Vale: Jim Lehrer

Respected US broadcaster Jim Lehrer, best known for the PBS NewsHour, has died aged 85.

He died peacefully in his sleep, according to PBS. He previously suffered a heart attack in 1983 and had undergone heart valve surgery in 2008.

In 1975, Lehrer became the Washington correspondent for The Robert MacNeil Report renamed as The MacNeil/Lehrer Report. In 1983 it was relaunched as The MacNeil/Lehrer NewsHour, before further changes to The NewsHour with Jim Lehrer and PBS NewsHour.

Politics, international relations, economics, science, even developments in the arts were all given lengthy, detailed coverage in the show, which screened in Australia on SBS.

Lehrer was also a frequent moderator of US presidential debates, and anchored PBS coverage of inaugurations and conventions.

“I think when the major political parties of this country gather together their people and resources in one place to nominate their candidates, that’s important,“ he told the Associated Press in 2000.

Lehrer once wrote that it was ironic that the Watergate hearings helped establish the importance of public TV, since President Richard Nixon hated public broadcasting. He also recalled that the lengthy hearings gave him the chance to practice his new craft, and MacNeil, already a veteran, gave him valuable pointers on how to speak on camera clearly and conversationally.

Source: The Guardian


  1. Yes indeed, the PBS NewsHour (in its various incarnations) is a reminder that journalism in the USA, at its best, is equal to anything anywhere else in the world. Jim Lehrer really does remind me of the best of the traditional NBC/ABC/CBS new anchors, who exude gravitas and reliability. And who can do their job without shouting or preaching to the audience.
    Jim and his former on air partner Robert MacNeil, showed how it should be done.

  2. Agree. And it still on SBS (as well as on SBS Viceland), so I might check it out. And I am not sure if there was an article about it (or it was mentioned in the end-of-year In Memoriam in 2016), but occasional fill-in host Gwen Ifill died back in November 2016 from breast cancer.

    What Lehrer did was real journalism, not the celebrity trash that dominates the media (and in particular commercial) media today.

    I put up the news about Jim Lehrer’s death just minutes after it was mentioned on SBS World News.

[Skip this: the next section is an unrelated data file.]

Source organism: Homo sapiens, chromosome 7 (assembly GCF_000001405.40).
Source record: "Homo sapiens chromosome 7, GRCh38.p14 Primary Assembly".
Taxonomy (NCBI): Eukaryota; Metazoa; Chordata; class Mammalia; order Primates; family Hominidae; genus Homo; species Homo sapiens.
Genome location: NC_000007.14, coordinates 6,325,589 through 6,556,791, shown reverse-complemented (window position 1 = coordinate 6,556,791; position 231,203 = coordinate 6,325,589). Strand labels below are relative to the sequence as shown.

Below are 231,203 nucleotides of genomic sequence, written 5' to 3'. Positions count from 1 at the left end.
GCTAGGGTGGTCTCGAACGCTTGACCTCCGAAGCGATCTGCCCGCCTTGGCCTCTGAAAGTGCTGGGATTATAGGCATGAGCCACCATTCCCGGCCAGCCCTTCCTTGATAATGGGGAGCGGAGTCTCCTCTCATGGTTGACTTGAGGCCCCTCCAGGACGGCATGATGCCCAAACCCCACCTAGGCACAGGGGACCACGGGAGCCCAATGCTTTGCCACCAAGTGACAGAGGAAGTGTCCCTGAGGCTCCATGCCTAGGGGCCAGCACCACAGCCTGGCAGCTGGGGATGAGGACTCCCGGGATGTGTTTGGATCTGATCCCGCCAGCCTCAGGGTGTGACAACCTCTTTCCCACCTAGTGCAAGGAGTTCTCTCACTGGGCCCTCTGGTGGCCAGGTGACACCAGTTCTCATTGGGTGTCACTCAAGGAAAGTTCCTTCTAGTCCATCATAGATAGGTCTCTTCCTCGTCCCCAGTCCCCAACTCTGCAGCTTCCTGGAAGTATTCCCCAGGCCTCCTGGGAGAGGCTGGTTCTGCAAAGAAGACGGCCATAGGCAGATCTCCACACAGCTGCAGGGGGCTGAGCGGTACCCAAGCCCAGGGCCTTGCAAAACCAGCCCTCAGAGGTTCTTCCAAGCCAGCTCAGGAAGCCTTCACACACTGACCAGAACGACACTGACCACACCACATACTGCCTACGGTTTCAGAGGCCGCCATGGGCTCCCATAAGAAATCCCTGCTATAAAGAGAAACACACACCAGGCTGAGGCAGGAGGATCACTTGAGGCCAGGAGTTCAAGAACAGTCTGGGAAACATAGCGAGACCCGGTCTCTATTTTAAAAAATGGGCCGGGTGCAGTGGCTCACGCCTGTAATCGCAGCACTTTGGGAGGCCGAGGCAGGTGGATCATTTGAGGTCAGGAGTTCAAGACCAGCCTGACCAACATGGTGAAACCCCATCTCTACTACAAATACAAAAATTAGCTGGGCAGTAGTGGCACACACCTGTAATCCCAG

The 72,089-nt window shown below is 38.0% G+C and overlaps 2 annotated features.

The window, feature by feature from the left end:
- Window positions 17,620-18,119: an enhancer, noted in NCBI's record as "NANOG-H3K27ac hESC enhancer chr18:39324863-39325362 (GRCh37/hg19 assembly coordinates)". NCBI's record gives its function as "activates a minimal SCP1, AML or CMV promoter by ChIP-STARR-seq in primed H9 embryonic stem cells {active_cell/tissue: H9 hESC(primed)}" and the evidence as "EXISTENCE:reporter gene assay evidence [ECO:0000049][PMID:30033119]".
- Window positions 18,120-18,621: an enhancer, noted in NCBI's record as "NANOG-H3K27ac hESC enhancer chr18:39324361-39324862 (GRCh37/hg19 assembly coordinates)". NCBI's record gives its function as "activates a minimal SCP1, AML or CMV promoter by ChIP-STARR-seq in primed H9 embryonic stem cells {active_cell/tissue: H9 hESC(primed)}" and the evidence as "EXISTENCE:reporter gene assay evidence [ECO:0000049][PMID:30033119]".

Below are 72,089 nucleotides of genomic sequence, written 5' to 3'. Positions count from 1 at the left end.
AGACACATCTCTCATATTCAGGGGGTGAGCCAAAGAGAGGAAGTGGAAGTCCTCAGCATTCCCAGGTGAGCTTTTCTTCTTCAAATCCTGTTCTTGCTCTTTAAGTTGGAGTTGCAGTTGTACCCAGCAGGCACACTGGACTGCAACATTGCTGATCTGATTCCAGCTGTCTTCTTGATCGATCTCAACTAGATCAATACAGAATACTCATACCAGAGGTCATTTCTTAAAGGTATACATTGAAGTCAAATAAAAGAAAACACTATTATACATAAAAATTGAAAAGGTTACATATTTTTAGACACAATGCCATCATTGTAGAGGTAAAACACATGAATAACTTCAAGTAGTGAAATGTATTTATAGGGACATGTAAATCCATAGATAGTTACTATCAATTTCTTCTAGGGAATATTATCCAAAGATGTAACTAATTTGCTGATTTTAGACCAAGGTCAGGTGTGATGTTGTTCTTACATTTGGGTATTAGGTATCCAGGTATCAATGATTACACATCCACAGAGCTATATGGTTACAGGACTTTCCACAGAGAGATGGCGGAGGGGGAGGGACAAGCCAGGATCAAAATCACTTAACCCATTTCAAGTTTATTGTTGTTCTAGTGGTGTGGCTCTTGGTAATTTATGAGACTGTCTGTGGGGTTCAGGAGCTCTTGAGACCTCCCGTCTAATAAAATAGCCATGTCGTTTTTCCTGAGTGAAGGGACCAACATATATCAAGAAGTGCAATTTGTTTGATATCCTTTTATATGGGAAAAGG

• Yes the News Hour was a great show. Originally dedicated to providing in-depth, balanced, objective discussion of the day’s major stories, which Network news abandoned with then sensationalism and “amazing must see story coming up at the end of the bulletin” crap.

      Unfortunately since he left it has lost it’s objectivity, abandoned evidence and balance and followed the rest of the media down the rabbit hole of attacking Trump, promoting #Metoo, #blacklivesmattter etc. Balanced debate panels are a thing of the past though that isn’t all their fault, with America becoming so polarised it is hard to find quality guests these days who don’t just stay on message and attack the other side.

      It still has good features on education, health and economics though.

      • Agree. But in the United States, there is something called the First Amendment, which is freedom of speech and freedom of the press. And in the United States, you (as well as the press) are allowed to criticise the President, unlike in dictatorships. But you are right though in the polarisation in the United States, and remember that just over 50 percent of eligible Americans voted in 2016, and many Americans didn’t like Trump or Clinton, so the 2016 elections were fought between two of the most hated candidates in history of elections.

        But I think that this debate about Trump should be best done at another time.

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